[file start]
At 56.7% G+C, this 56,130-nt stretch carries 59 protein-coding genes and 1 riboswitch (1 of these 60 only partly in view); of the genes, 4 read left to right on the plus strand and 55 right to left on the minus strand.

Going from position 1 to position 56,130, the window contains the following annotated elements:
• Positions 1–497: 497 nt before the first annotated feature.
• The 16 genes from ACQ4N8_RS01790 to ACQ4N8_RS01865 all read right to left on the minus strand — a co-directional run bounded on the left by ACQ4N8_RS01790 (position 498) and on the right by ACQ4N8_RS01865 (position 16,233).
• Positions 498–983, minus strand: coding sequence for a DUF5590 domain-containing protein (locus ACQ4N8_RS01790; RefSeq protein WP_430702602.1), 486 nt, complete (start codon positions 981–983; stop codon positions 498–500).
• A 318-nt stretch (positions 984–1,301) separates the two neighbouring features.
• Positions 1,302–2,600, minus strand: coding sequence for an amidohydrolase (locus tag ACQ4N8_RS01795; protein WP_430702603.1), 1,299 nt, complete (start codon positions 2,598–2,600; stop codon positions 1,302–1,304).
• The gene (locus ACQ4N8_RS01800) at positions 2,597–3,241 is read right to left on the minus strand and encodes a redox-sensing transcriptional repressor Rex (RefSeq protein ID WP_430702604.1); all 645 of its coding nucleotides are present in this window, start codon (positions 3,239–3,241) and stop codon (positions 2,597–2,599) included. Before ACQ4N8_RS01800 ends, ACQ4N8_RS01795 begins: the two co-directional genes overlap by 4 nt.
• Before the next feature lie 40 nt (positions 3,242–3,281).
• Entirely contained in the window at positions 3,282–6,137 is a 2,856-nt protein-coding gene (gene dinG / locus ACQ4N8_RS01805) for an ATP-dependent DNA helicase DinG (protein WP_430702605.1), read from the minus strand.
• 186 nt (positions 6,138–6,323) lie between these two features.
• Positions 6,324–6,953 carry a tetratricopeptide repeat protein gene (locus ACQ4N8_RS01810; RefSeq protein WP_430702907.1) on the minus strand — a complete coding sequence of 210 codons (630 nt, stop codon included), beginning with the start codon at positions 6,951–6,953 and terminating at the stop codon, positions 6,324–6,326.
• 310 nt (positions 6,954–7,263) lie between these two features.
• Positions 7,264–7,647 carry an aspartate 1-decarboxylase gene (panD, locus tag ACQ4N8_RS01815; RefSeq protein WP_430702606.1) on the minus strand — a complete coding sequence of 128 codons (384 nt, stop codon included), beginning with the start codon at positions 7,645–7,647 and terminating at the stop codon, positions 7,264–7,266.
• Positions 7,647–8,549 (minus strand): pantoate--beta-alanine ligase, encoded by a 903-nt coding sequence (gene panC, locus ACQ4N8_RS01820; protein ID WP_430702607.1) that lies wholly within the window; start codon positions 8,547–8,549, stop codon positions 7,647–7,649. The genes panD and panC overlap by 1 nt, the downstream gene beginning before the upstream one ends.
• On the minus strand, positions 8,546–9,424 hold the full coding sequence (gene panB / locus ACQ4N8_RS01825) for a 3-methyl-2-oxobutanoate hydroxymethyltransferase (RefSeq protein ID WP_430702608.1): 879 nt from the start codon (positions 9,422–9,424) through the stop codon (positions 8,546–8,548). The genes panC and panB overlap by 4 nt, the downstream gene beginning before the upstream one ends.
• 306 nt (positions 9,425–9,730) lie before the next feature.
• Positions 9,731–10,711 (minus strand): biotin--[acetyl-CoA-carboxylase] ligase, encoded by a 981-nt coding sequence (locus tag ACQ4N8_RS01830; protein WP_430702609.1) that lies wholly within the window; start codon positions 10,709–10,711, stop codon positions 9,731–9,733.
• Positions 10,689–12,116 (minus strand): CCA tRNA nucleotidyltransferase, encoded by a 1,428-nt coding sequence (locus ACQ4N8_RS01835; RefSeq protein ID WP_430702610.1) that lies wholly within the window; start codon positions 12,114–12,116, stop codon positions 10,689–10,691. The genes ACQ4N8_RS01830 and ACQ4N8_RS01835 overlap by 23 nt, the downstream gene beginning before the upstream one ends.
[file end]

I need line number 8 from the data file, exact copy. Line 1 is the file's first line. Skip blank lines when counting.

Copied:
• The gene (locus ACQ4N8_RS01800) at positions 2,597–3,241 is read right to left on the minus strand and encodes a redox-sensing transcriptional repressor Rex (RefSeq protein ID WP_430702604.1); all 645 of its coding nucleotides are present in this window, start codon (positions 3,239–3,241) and stop codon (positions 2,597–2,599) included. Before ACQ4N8_RS01800 ends, ACQ4N8_RS01795 begins: the two co-directional genes overlap by 4 nt.